Regarding the Boycott, Divestment and Sanctions (BDS) movement that is attempting to gain a foothold in the United States, Tapoohi said it doesn’t scare him. But that hasn’t stopped Israel Bonds from using its threat as a rallying cry for pro-Israel Americans. (The headline on its website reads, “Israel Bonds are a strong response to BDS advocates.”)

Of more concern to him is that individuals, pension funds and governments continue to see Israel Bonds as a smart financial investment. According to the group, states and municipalities have invested more than $140 million in Israel Bonds since Jan. 1, and there are commitments for another $50 million.

“Whether you like it or not, most companies like to do business,” Tapoohi said. “And they couldn’t give a damn who they do business with.”

In historic move, Ohio buys $42 million in Israel Bonds

Ohio has bought $42 million in Israel Bonds, reportedly the largest single government purchase of Israel Bonds in U.S. history.

The March 1 purchase increases the total amount of Israel Bonds in the state's treasury portfolio to more than $80 million; the Cleveland Jewish News reported it as the largest such buy in U.S. history.

“We believe this is a sound investment for the taxpayers of Ohio and consistent with our strategy of investing in safe and strong securities,” Ohio State Treasurer Josh Mandel, who is Jewish, told the newspaper.

The Ohio Revised Code was amended in 1993 to allow the state to invest in foreign bonds. In 2010, the Ohio State Senate passed a bill allowing the state treasury to increase debt earnings in foreign nations from 1/2 a percent to 1 percent of the state’s portfolio, according to the newspaper.

The previous highest single purchase of Israel Bonds in U.S. history was $25 million, made by several states, Thomas Lockshin, executive director for Israel Bonds in Ohio and Kentucky, told the Cleveland Jewish News.

Ex-Knick Allan Houston scores with Israel Bonds

Allan Houston, a former All-Star with the New York Knicks and now their assistant general manager, was awarded State of Israel Bond’s 2011Martin Luther King Award.

Ido Aharoni, acting consul general of Israel in New York, presented the award Wednesday on the court at Madison Square Garden before the Knicks played the Atlanta Hawks.

Houston was recognized “in honor of his efforts in spreading compassion and uniting communities of all backgrounds,” according to Israel Bonds.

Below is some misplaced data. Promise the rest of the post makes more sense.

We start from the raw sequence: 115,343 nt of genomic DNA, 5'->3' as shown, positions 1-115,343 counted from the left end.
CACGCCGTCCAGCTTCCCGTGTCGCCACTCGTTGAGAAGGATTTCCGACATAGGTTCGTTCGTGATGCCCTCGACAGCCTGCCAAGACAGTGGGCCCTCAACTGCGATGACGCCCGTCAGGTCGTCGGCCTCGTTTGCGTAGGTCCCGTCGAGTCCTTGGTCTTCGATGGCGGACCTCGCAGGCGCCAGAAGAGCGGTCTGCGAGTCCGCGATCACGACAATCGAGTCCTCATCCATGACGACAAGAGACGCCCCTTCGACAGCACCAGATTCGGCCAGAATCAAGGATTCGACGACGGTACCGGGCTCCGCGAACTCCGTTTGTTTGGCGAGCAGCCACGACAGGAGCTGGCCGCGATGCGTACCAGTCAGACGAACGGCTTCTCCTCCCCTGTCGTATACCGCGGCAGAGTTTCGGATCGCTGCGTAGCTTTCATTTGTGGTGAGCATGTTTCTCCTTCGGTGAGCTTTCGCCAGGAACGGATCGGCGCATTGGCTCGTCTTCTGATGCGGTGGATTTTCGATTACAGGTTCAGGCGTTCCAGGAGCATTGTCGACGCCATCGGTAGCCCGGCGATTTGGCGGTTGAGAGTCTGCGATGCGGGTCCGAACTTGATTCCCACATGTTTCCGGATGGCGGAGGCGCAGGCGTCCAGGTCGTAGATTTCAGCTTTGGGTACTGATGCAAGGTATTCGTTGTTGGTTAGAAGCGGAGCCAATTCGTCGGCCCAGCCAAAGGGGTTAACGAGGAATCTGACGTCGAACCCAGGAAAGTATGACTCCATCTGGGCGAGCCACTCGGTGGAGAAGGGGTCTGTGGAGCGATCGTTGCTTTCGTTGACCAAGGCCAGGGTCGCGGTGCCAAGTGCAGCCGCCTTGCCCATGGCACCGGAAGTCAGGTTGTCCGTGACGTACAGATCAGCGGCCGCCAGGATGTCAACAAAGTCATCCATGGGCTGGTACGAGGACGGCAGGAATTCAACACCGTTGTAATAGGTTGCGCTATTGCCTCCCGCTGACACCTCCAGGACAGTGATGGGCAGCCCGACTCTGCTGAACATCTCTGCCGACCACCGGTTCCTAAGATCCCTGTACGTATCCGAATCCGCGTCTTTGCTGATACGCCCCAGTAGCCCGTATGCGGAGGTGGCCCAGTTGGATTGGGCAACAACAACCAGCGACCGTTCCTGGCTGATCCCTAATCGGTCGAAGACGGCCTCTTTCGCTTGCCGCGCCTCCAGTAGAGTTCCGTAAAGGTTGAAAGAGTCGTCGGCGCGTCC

The Consulate General of Israel in New York has presented the King award for the past 20 years to individuals and organizations promoting ethnic and cultural understanding. The award is given in conjunction with the Jewish National Fund and the Jewish Community Relations Council of New York.

“This tribute today honors Allan Houston for his efforts in promoting diversity and tolerance,” Aharoni said. “Allan Houston embodies the spirit of Dr. Martin Luther King Jr. through his work in creating a peaceful coexistence between people of diverse religious, cultural, and ethnic backgrounds.”

Previous honorees include Martin Luther King III, former New York City Mayor David Dinkins, entrepreneur Russell Simmons, opera singer Jessye Norman, author Toni Morrison and jazz legend Lionel Hampton.

Is It Good for Them?

Earlier this week, an official in the ruling Palestinian leadership sat down for dinner at the Beverly Hills estate of a wealthy Jewish businessman and listened to a plan to save Palestine.
The businessman, Guilford Glazer, is the staunchly pro-Israel former chair of Israel Bonds, a friend and confidant to every prime minister since David Ben-Gurion. But he’s written a big check to fund Rand Corporation research that lays out the blueprint for a viable, sustainable Palestinian state.
Rand unveiled “Building a Successful Palestinian State” in a press conference Wednesday at the National Press Club in Washington, D.C. The study acknowledges Glazer who, “brought the project into being and saw it through to completion.”
It is remarkable work: visionary yet packed with statistics, almost recklessly optimistic and, at the same time, wonkish. If Theodor Herzl had advanced degrees in architecture, urban planning, environmental design and economics, “The Jewish State” would have read like this.
Although the study was officially released this week, it has been rolled out over the past month with the savvy of a summer blockbuster. The focus audiences have been people such as Prime Minister Tony Blair, current and former government leaders, Israelis, Palestinians, investment bankers, aid experts. Just last week, Rand officials convened a closed-door session for invited international investors and analysts at the Milken Foundation Global Conference in Beverly Hills.
I asked Glazer what kind of criticism the plan has received.
“That’s the part that bothers me,” he said. “We haven’t gotten a bit.”
Glazer is 83. The son of a welder, he grew up in Knoxville, Tenn., one of eight children. When the Japanese bombed Pearl Harbor, the college sophomore dropped out to join the Navy, and served as an engineer during World War II. He returned to his recently widowed mother and took over his father’s steel business.
“When I started it had two employees,” he told me. “A year later it had 150.”
Glazer went on to make millions — no, billions — in the building industry. Although he’s devoted his retirement years to philanthropic causes, primarily in the Jewish world, when you Google Glazer, the most frequent hit is his annual listing in the Forbes List of 400 Richest Americans.
Glazer had been involved with Rand for years, ever since his close friend Moshe Dayan urged him to retain Rand to assess Israel’s financial contribution to America’s Cold War struggles.
The Santa Monica-based think tank was already at work on a Palestine study, initially funded by Santa Monica residents David and Carol Richards, when it contacted Glazer and tapped into his long-standing interest.
“My father used to tell me that a man with nothing to lose is very dangerous,” Glazer said. “We need in our self-defense to make sure they have something,” he said, referring to the Palestinians.